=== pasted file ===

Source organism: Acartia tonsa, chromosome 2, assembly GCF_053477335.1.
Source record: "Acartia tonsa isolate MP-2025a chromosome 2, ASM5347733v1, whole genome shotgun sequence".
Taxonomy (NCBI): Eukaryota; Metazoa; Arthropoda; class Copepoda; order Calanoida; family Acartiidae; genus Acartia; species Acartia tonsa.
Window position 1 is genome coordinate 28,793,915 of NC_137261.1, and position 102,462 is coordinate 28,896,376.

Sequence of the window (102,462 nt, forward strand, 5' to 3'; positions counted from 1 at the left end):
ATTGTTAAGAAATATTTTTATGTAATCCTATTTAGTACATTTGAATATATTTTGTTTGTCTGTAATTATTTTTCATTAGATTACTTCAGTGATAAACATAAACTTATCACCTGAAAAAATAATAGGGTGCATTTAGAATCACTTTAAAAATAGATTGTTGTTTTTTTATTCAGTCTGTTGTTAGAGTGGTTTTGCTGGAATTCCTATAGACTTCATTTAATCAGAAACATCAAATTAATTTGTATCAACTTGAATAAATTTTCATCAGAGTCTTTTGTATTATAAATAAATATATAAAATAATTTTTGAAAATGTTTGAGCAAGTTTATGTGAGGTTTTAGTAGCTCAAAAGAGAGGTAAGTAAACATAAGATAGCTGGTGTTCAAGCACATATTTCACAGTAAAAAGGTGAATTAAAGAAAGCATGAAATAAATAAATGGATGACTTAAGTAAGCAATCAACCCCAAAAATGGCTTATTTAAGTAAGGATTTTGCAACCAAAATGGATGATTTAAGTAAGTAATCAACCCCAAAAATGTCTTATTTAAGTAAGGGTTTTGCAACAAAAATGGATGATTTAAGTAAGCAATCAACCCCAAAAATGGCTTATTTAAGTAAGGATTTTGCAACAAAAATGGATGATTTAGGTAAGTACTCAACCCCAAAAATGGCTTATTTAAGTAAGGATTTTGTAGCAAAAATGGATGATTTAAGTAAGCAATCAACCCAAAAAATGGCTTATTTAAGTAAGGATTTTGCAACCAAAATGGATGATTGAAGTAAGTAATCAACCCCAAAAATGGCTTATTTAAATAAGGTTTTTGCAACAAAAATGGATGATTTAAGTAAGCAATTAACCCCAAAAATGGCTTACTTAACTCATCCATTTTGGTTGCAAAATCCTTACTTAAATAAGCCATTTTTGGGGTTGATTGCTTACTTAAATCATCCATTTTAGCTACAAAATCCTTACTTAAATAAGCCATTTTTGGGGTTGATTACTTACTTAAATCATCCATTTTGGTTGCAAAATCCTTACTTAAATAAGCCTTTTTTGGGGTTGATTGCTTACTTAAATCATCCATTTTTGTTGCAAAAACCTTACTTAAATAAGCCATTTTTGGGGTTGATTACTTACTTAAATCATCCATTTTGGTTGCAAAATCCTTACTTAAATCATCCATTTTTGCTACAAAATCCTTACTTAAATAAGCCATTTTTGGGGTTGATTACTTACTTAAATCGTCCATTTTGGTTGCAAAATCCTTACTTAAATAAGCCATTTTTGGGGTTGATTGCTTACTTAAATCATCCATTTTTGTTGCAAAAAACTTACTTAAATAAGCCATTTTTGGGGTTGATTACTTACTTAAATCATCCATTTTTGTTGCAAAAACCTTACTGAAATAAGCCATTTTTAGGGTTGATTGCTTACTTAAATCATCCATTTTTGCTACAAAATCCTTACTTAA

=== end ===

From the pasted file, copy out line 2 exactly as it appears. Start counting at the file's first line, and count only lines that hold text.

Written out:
Source record: "Acartia tonsa isolate MP-2025a chromosome 2, ASM5347733v1, whole genome shotgun sequence".